Ready? Go! and Rock Wishes

Posted by on Dec 5, 2011 in Miyazaki, Travel Volunteer Journey | 4 Comments
Ready? Go! and Rock Wishes

I’ve lost count of how many times I’ve written: “[thing] wasn’t actually invented in Japan, but arrived from China” or words to that effect. This morning we discovered another one, an ancient Asian board game that was first known as weiqi (in China), then baduk (in Korea) or and finally go (Japan). The rules seem to have stayed more or less the same – just don’t ask me to explain them.
In so much as it’s black and white, and sets two players across a small grid from one another, I suppose it’s a bit like chess. So yes, for the sake of argument, let’s say it’s Asian chess… Except chess itself is actually Asian too, having originated in India. Right, it’s a game. Go is a game, and today we saw how the pieces are made.

While the black pieces are quickly made from polished slate, the white ones are a good deal more refined. They come from clam shells, especially thick ones that are harvested from a local beach. This seems ludicrously unsustainable, especially as in order to reach chippable maturity, the clams have to be between 14 and 16 years old. Surely they can be cultivated though, the poor, dumb clams? Nope. They need to be in the rough water – typhoon seasons are especially beneficial – in order to layer on that especially thick coat.

When thick enough, the shells are then bored by a drill in order to get the chunky chips. On the plus side, at least large shells can provide five individual pieces. These are then trimmed and bleached (twice) before being polished for six hours. The final pieces (181 black; 180 white) are bundled together with a wooden board (the lines for which are drawn using a katana dipped in lacquer) and sold for sizeable amounts of money. The most expensive we saw at Kuroki Goishiten today went for ¥5 million (£41,000), which seems excessive until you check out some of the more ridiculous chess sets available.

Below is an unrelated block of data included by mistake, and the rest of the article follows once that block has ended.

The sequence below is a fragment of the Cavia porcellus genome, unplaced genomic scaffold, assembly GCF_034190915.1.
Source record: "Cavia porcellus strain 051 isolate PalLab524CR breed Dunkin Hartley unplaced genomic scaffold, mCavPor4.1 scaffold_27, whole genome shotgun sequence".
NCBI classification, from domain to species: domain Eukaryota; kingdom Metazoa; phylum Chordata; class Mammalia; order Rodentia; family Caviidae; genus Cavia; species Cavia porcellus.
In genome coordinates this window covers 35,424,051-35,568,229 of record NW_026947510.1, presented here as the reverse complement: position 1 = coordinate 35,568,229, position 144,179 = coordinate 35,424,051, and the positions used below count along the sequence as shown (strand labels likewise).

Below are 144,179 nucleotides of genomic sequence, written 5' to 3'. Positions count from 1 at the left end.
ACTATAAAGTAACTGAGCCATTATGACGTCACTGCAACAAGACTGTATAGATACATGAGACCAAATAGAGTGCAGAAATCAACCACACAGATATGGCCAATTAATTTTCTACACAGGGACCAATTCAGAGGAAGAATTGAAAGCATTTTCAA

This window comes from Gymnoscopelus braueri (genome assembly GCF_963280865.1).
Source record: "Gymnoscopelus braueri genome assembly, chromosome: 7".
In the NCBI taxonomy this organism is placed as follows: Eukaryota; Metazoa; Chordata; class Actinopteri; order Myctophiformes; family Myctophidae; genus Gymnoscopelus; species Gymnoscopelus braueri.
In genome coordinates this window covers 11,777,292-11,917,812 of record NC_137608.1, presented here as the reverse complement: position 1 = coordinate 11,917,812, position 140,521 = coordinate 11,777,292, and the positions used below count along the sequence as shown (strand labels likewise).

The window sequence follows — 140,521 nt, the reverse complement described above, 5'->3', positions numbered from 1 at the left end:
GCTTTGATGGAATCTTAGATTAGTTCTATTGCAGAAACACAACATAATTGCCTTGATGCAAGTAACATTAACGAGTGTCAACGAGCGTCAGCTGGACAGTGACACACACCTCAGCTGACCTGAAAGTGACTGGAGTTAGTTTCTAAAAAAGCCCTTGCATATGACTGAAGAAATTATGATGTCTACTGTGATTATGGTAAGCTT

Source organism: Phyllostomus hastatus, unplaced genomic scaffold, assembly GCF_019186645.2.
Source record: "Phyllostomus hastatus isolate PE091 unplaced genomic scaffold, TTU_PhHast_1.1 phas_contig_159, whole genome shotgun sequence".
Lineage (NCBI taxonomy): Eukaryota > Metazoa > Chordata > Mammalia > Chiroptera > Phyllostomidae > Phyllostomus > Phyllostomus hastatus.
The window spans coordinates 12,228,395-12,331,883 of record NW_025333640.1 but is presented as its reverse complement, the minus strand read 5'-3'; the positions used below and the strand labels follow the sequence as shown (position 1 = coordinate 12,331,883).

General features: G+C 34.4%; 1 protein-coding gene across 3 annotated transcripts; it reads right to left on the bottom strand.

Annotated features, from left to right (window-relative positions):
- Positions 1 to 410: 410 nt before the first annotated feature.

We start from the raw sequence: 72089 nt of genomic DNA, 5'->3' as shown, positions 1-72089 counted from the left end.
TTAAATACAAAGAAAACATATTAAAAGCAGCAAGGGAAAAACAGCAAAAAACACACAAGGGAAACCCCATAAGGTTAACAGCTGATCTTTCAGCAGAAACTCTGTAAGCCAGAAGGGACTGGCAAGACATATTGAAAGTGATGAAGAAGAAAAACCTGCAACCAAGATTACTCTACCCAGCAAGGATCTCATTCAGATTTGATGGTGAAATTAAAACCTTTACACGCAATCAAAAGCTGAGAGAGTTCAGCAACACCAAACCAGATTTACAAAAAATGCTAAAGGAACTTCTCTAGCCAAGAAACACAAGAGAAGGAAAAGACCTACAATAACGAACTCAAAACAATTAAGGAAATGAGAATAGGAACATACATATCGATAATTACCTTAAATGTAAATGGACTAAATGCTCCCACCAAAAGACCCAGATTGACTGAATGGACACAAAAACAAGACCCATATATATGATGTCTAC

We spent a good deal of yesterday marvelling at Miyazaki’s coast line, admiring it as one of the prettiest prefectures in the country. Today we were 100km further north where things were every bit as dramatic – and that was just at the ocean. From there we moved inland, towards Takachiho. Like yesterday, there is a lot of religious legend up there, none of which we found very convincing, but the locations of these old stories are very special.

Amaterasu the sun god, and grandmother of the first emperor, was said to have hidden in this cave and taken all the light from the world with her. Other gods, disliking the gloom, came outside the cave and placated her with song and dance, before someone finally ripped the door off and let her out again. Shintoists and would-be castle-makers now come here and build neat little rock piles in honour of those gathered deities, and to make wishes. However, when the annual typhoons rip through here, all of those little dreams are torn asunder, which seems – oddly enough – like a message from the gods.

A short drive from there, we were also shown the Manai waterfall at the Takachiho gorge. It was beautiful too – and even retained its looks while we manically splashed around in a row-boat at the bottom, desperately trying (and just about succeeding) not to get wet. With some autumn colours thrown in, the whole place was treat to look at. Over 80 days into the trip, and having been in a semi-permanent state of autumn, we thought we’d maybe be getting weary of this stuff. But not today – not a chance.